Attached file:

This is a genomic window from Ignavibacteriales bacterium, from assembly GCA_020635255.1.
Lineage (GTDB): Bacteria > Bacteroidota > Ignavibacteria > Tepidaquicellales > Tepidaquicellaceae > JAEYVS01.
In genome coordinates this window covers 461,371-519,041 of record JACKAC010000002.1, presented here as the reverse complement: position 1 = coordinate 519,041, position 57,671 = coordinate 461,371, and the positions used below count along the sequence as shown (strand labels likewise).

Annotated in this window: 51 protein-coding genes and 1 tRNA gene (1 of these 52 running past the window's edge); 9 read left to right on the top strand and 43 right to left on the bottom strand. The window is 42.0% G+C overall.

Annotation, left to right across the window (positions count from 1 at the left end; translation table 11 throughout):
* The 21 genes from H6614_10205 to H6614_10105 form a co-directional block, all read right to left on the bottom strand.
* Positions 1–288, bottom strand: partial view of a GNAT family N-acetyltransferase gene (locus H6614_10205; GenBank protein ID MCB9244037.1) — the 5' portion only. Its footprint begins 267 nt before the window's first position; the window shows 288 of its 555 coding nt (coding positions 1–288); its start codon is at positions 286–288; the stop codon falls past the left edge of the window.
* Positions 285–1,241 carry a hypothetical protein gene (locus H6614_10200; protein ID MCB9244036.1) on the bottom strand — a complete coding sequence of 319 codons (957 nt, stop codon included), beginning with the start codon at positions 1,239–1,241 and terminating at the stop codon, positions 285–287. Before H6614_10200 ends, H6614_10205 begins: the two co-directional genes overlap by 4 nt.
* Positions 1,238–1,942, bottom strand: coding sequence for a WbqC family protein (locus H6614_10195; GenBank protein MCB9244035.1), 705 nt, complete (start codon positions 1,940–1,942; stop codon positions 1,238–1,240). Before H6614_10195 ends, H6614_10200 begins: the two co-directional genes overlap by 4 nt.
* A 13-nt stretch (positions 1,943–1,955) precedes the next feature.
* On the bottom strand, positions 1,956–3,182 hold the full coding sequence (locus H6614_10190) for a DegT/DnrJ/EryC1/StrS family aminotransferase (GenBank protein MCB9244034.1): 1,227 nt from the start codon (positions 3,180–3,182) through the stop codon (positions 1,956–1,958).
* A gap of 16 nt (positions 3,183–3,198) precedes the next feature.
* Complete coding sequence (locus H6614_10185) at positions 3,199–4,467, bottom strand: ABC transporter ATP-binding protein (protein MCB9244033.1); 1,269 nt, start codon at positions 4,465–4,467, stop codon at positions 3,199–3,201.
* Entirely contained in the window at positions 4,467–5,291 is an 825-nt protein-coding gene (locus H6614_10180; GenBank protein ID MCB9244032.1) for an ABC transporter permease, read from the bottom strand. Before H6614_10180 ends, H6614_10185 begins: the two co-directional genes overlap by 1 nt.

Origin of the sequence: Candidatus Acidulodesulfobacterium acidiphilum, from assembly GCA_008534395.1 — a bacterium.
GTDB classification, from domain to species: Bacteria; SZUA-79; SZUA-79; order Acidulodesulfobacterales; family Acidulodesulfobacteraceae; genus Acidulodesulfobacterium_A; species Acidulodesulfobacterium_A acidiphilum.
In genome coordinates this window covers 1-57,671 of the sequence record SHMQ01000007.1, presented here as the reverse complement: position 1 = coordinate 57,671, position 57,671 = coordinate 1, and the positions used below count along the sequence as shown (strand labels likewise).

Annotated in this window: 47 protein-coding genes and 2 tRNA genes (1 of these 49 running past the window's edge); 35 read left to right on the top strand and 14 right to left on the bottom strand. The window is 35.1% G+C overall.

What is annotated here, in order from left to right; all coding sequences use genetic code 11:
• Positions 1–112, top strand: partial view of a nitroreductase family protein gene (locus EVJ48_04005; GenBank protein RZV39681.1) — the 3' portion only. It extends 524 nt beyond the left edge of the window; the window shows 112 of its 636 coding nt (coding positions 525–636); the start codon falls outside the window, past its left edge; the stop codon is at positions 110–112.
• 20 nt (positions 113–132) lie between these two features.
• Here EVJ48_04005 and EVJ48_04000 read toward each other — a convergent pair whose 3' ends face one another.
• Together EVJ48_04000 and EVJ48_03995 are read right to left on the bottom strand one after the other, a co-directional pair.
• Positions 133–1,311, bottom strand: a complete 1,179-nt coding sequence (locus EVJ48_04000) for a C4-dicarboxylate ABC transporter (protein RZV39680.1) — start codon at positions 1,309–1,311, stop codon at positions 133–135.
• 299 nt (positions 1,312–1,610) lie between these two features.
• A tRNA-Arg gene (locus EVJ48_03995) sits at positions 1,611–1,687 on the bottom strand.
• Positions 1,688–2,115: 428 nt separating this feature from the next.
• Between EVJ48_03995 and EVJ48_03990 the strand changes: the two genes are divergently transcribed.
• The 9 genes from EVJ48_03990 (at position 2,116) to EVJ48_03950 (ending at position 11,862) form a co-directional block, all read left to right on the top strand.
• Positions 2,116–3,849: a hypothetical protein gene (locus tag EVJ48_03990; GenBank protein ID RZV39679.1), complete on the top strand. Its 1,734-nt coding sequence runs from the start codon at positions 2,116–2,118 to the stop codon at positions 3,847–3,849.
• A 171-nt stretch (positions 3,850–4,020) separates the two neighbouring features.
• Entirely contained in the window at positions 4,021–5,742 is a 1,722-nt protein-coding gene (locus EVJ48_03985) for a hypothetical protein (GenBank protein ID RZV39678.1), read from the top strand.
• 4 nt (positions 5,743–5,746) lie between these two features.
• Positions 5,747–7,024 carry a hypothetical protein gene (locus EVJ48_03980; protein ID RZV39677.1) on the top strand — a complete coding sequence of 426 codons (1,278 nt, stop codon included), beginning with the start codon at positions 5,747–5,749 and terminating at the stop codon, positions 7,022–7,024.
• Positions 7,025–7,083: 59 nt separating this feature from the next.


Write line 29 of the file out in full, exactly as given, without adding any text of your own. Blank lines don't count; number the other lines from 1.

• The 9 genes from EVJ48_03990 (at position 2,116) to EVJ48_03950 (ending at position 11,862) form a co-directional block, all read left to right on the top strand.